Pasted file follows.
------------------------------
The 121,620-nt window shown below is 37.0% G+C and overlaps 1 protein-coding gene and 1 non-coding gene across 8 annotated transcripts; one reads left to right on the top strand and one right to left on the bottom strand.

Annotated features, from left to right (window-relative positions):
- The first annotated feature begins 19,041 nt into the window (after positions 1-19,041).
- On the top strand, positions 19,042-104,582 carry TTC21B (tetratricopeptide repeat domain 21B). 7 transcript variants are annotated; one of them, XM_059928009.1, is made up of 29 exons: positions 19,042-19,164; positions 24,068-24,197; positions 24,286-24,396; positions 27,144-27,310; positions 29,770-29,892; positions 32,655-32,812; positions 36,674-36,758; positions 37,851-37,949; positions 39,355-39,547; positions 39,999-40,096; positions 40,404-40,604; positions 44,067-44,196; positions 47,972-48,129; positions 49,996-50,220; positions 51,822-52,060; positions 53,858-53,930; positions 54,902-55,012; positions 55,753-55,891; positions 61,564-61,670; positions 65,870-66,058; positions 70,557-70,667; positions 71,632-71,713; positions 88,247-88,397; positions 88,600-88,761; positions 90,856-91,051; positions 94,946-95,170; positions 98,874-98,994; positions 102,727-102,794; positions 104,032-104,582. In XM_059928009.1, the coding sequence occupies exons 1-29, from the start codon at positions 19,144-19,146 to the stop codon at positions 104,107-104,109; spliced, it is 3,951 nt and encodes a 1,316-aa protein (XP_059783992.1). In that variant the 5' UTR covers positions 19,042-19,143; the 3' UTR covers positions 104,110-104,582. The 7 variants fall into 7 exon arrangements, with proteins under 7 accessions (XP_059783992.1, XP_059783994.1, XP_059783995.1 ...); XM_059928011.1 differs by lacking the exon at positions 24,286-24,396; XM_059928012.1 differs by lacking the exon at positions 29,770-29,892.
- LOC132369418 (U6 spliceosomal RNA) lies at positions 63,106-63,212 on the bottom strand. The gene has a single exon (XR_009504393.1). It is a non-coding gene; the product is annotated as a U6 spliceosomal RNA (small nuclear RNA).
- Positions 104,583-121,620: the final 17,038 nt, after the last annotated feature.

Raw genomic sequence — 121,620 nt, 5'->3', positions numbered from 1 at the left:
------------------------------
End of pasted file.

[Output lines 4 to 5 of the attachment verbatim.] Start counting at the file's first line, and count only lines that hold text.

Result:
- On the top strand, positions 19,042-104,582 carry TTC21B (tetratricopeptide repeat domain 21B). 7 transcript variants are annotated; one of them, XM_059928009.1, is made up of 29 exons: positions 19,042-19,164; positions 24,068-24,197; positions 24,286-24,396; positions 27,144-27,310; positions 29,770-29,892; positions 32,655-32,812; positions 36,674-36,758; positions 37,851-37,949; positions 39,355-39,547; positions 39,999-40,096; positions 40,404-40,604; positions 44,067-44,196; positions 47,972-48,129; positions 49,996-50,220; positions 51,822-52,060; positions 53,858-53,930; positions 54,902-55,012; positions 55,753-55,891; positions 61,564-61,670; positions 65,870-66,058; positions 70,557-70,667; positions 71,632-71,713; positions 88,247-88,397; positions 88,600-88,761; positions 90,856-91,051; positions 94,946-95,170; positions 98,874-98,994; positions 102,727-102,794; positions 104,032-104,582. In XM_059928009.1, the coding sequence occupies exons 1-29, from the start codon at positions 19,144-19,146 to the stop codon at positions 104,107-104,109; spliced, it is 3,951 nt and encodes a 1,316-aa protein (XP_059783992.1). In that variant the 5' UTR covers positions 19,042-19,143; the 3' UTR covers positions 104,110-104,582. The 7 variants fall into 7 exon arrangements, with proteins under 7 accessions (XP_059783992.1, XP_059783994.1, XP_059783995.1 ...); XM_059928011.1 differs by lacking the exon at positions 24,286-24,396; XM_059928012.1 differs by lacking the exon at positions 29,770-29,892.
- LOC132369418 (U6 spliceosomal RNA) lies at positions 63,106-63,212 on the bottom strand. The gene has a single exon (XR_009504393.1). It is a non-coding gene; the product is annotated as a U6 spliceosomal RNA (small nuclear RNA).